An employee of Lebanon's national airline MEA was sacked after a passenger complained in a social media campaign that the worker humiliated travellers from the Philippines.
Lebanese airport worker sacked for 'humiliating Filipinos'
BEIRUT // An official said yesterday that an employee of Lebanon's national airline MEA was sacked after a passenger complained in a social media campaign that the worker humiliated travellers from the Philippines at the Beirut airport and told them over the loudspeaker, "Filipino people, stop talking".
The incident is part of what human-rights groups say is widespread discrimination and abuse of foreign workers in Lebanon. More than 200,000 women from Asia and Africa work as maids in the country of four million people, said Nadim Houry, a researcher in Lebanon for the New York-based group Human Rights Watch.
In recent years, the foreign maids' work conditions have come under increasing scrutiny in Lebanon. Some private beaches have barred foreign workers, and not all have complied with a tourism ministry directive earlier this year to halt such practices, Mr Houry said.
He lauded the social media campaign protesting Saturday's airport incident, calling it a sign of change. "The latest incident shows that more and more people in Lebanon are angry and tired of this racism that exists," Mr Houry said.
"What we have been missing are concrete new policies, a new enforcement mechanism to put an end to it," he added. "It is no longer the time for nice words."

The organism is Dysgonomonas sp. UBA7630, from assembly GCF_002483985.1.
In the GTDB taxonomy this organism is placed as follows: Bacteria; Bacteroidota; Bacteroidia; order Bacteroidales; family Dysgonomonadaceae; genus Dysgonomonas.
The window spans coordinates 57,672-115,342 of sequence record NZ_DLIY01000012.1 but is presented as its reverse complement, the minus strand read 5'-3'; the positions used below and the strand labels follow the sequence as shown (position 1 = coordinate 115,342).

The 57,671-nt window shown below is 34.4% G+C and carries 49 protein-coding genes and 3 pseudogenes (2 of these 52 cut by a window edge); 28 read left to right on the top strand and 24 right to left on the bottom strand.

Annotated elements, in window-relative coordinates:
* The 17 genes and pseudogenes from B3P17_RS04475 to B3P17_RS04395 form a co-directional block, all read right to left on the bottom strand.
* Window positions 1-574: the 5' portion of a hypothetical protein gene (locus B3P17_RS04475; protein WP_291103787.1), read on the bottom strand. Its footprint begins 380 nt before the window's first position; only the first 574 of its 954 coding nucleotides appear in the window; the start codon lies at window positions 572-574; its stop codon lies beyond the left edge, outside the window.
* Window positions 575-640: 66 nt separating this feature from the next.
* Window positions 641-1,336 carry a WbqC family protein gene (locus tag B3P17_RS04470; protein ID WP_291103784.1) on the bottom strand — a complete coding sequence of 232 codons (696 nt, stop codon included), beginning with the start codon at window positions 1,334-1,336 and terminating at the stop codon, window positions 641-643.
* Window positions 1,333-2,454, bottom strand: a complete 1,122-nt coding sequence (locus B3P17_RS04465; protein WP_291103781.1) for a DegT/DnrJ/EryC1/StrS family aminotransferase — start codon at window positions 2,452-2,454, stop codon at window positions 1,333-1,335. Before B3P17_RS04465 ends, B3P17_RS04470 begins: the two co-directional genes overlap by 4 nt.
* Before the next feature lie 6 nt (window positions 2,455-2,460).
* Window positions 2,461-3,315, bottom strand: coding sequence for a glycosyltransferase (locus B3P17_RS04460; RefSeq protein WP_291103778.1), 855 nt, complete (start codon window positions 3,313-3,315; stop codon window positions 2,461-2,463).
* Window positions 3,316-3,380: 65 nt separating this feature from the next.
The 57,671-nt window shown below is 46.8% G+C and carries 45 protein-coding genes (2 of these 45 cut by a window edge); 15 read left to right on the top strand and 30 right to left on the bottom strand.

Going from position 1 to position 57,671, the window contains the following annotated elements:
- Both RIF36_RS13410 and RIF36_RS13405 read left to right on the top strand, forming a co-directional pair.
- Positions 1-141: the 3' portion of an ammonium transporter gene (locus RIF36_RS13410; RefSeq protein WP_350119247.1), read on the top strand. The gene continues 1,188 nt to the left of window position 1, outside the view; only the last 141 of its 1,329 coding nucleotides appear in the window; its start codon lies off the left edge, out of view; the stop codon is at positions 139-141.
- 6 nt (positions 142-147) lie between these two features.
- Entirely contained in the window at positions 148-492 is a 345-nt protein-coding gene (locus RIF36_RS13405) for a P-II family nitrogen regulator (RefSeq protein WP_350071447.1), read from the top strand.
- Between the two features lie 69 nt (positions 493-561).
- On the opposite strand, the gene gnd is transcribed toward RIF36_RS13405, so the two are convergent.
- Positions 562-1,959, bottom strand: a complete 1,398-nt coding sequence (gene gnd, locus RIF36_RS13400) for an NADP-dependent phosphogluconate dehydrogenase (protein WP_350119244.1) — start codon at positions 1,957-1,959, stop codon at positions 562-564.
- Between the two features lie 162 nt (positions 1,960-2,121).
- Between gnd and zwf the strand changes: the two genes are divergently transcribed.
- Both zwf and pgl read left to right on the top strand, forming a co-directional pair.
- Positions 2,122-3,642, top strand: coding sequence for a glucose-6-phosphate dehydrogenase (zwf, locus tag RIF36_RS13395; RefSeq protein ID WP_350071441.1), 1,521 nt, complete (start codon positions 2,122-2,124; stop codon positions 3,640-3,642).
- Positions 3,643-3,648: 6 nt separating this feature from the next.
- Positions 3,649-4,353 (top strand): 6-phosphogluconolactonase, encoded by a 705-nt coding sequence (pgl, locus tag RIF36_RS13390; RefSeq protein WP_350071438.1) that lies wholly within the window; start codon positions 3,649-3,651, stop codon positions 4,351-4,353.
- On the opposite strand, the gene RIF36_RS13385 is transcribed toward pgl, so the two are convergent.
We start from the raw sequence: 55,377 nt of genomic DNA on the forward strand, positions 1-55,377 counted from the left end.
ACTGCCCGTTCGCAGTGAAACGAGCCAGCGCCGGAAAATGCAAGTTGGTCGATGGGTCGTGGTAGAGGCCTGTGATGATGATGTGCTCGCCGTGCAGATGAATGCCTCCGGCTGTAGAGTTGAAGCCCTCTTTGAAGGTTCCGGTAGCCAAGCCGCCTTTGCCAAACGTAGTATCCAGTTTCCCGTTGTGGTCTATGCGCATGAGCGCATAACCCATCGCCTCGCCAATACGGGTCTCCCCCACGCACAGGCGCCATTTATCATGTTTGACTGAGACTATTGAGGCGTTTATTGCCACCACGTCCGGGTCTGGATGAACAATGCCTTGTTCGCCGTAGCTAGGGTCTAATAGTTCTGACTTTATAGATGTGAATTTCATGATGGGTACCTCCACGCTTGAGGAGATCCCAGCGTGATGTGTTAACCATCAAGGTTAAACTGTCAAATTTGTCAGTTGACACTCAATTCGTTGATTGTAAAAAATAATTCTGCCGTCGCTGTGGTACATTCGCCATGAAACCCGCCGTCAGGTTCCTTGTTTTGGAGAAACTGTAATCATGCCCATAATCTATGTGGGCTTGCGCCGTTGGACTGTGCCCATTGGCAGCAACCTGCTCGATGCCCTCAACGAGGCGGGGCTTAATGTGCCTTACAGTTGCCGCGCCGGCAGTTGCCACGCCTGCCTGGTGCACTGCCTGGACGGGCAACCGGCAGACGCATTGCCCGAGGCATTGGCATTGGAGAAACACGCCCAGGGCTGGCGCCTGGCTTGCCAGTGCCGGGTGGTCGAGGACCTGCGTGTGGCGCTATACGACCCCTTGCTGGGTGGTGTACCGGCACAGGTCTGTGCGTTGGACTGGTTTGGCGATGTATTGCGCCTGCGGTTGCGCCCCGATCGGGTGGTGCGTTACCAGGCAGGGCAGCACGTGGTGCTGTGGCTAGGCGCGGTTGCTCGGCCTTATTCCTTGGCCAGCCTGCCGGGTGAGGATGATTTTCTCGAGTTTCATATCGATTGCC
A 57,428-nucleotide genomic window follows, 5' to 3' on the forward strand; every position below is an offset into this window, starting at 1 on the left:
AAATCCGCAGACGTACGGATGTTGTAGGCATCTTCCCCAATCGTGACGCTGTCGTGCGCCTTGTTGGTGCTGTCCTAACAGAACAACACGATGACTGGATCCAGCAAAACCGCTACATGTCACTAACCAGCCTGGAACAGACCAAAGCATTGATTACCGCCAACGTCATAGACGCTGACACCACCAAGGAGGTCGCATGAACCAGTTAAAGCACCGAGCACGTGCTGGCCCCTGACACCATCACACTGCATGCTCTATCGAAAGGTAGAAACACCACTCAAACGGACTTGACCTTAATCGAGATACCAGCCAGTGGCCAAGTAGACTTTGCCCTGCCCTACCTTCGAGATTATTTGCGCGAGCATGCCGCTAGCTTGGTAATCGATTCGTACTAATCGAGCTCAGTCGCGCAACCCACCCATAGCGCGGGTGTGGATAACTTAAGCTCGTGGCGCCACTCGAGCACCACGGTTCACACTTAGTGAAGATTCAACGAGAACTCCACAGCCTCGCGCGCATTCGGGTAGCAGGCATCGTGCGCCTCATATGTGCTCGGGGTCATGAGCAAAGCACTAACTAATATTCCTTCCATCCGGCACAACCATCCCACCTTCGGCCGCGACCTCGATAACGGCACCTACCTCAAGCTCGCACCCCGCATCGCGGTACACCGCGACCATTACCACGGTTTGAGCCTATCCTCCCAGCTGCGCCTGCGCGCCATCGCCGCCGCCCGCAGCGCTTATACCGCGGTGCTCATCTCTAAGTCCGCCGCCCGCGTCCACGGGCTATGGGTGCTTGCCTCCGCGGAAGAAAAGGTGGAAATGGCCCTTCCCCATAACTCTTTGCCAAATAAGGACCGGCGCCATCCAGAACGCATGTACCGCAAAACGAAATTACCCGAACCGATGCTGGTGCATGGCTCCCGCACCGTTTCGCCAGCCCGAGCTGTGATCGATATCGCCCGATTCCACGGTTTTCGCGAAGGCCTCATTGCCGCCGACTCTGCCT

Abed Shaheen, a Lebanese businessman based in Dubai, witnessed Saturday's incident while waiting to board a flight at Beirut's Rafik Hariri International Airport. The flight was delayed and passengers, including about two dozen domestic workers from Asia, were talking among themselves, he said.
A woman staffing the counter at the gate announced on a loudspeaker "Filipino people, stop talking", Mr Shaheen said. He said the woman's male colleague corrected her, telling her the travellers were from Nepal, and the woman proceeded to admonish the group twice more, giggling as she did so.
Mr Shaheen complained but said he said he was told by two members of the ground staff that they would do as they please.
He later launched a protest campaign on Facebook and Twitter and sent an email to MEAG, an MEA subsidiary that handles ground services. Mr Shaheen said he received a call from a senior official in MEAG and was promised the company would investigate.
Yesterday, MEA said on its Facebook page that it investigated Saturday's incident, which it portrayed as an isolated case of "misbehaviour" by an MEAG passenger service agent.
The airline said severe disciplinary action has been taken, but did not elaborate. An MEA official said the woman was sacked, and that disciplinary action was being considered against her male colleague. The official spoke on condition of anonymity because he was not authorised to discuss the case with the media.